Road to the Kentucky Derby Begins Saturday

Turf writers in desperate search of a story know two things: go see Nick Zito; go see Wayne Lukas, not necessarily in that order. Both, after all, are extremely quotable and each knows the value of keeping their brands in front of the public (read prospective owners).

Turf writers know a third thing. Bereft of storylines when on deadline, think two words: Kentucky Derby.

In that spirit, a forward look at certain-to-be juvenile champion War Pass; Remsen hero Court Vision, a courageous and classy nine-furlong winner, and Denis of Cork, one of the more impressive debut winners ever.
While the measure of dosage index is no longer in vogue as a predictor of Derby form, it still has some merit. So, as an aside, an early look at some dosage profiles as outlined by column contributor Brad Morgan.

Morgan reviewed the dosage profiles of 37 newly turned three-year-olds. Of those, only six had as many as two points in either its Solid or Professional wing. Meaning, according to dosage theory, theyre light on the stamina side of their pedigree.

Considering the current state of the breeding industry, is it any wonder that this small sample of relatively high class individuals reflects that the majority of American racehorses are bred for speed?

Interestingly, three of the six stamina-influenced sophomores are fillies.

Of greater significance, though, were the names of several highly regarded Triple Crown hopefuls, all of which impressed on the racetrack as two-year-olds.

El Gato Malo, undefeated in two starts, including the two-turn Gold Rush at Golden Gate Fields, has a DI of 4.33.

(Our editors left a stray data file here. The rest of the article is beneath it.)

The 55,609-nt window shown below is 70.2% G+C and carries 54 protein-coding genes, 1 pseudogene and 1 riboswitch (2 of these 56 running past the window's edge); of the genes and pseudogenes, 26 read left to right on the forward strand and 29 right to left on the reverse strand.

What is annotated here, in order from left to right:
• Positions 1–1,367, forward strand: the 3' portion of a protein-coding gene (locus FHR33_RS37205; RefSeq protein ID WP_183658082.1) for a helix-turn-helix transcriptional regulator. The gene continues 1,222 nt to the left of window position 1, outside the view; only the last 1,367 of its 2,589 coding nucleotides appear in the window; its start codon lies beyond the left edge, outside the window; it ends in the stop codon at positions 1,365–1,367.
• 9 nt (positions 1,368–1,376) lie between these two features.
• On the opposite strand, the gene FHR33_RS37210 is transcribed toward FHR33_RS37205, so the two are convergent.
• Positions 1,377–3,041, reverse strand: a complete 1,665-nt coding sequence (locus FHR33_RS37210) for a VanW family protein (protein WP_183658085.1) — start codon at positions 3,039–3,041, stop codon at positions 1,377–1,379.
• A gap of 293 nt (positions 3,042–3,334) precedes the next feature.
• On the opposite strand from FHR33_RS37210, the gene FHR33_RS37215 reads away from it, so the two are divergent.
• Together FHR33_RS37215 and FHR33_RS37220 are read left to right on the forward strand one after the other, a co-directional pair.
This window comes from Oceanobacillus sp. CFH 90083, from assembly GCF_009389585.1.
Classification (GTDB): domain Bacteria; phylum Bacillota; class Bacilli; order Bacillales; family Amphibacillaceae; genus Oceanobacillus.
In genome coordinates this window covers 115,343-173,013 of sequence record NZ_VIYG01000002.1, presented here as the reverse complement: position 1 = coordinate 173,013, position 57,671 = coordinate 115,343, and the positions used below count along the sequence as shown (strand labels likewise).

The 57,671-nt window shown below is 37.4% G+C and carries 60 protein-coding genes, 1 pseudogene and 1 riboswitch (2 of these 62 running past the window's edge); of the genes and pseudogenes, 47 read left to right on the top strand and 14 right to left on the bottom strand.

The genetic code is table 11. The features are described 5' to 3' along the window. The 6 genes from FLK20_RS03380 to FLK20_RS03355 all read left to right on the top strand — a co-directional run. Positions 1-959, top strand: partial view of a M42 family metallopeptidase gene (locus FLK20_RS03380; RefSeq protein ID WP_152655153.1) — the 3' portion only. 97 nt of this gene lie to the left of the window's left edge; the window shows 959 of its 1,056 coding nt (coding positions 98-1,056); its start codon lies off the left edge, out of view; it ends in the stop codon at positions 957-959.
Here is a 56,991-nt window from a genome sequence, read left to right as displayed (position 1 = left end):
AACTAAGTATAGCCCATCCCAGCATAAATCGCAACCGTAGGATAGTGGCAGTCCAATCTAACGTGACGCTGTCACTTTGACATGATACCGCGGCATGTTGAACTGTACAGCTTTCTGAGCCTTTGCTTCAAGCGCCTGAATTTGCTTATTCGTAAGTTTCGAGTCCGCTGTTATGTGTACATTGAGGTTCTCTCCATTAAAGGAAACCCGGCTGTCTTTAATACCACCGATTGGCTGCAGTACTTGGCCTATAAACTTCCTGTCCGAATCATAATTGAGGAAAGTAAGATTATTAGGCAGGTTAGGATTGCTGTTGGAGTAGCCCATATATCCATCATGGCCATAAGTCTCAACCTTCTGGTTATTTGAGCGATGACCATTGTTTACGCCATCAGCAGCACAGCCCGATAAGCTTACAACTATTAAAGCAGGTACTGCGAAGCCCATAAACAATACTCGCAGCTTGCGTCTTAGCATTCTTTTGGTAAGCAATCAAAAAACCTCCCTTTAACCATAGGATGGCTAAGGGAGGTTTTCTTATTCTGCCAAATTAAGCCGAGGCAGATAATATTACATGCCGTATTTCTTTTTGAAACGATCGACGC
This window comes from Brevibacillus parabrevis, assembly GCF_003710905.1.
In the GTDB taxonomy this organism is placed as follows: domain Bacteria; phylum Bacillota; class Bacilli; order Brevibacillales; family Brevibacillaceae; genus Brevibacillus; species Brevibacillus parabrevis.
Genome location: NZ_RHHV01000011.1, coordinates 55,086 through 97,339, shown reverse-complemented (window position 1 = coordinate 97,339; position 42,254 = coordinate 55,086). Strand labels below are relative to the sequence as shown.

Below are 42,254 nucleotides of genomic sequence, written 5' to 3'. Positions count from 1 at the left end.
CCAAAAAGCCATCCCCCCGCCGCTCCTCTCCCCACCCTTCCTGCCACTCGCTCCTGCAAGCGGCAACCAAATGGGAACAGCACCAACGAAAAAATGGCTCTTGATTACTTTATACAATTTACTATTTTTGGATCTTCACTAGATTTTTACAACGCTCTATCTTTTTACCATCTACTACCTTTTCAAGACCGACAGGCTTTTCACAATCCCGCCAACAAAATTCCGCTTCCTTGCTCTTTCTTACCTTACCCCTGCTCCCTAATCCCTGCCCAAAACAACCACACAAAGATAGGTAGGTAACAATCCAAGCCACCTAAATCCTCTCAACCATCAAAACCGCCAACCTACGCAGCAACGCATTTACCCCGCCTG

Etched, undefeated in two starts by a combined 13- lengths, including the G3 Nashua, has a dosage index of 4.14.

Gayego, a maiden breaker by three lengths in 1:09 over Hollywoods Cushion Track, has a DI of 4.33.

Pyro, the strong-finish runnerup to War Pass in both the Grade 1 Champagne and Juvenile, has a dosage of 4.14.

Sea of Pleasure, 2-for-2, including a preliminary allowance win in 1:08 3/5 at Hollywood Park, checks in with a 4.33.

And, finally, War Pass, 4-for-4 in high, championship style but with a dosage index of 4.09, slightly over the desired measure of 4.0 or lower.

The knock one hears most often, however, is that he may not be rate-able. Even Zito admitted last year that you have to let him do what he wants to do, when he wants to do it.

But thats where the knocks end. In four starts, he never has taken a backward step on the Equiform performance-figure scale. He came out running fast then came back and ran even faster, earning an Equiform figure of 74.25. He followed that up with a 76.25 in the Champagne, moving up in class and distance, before earning a breathtaking 79.25 in the Juvenile.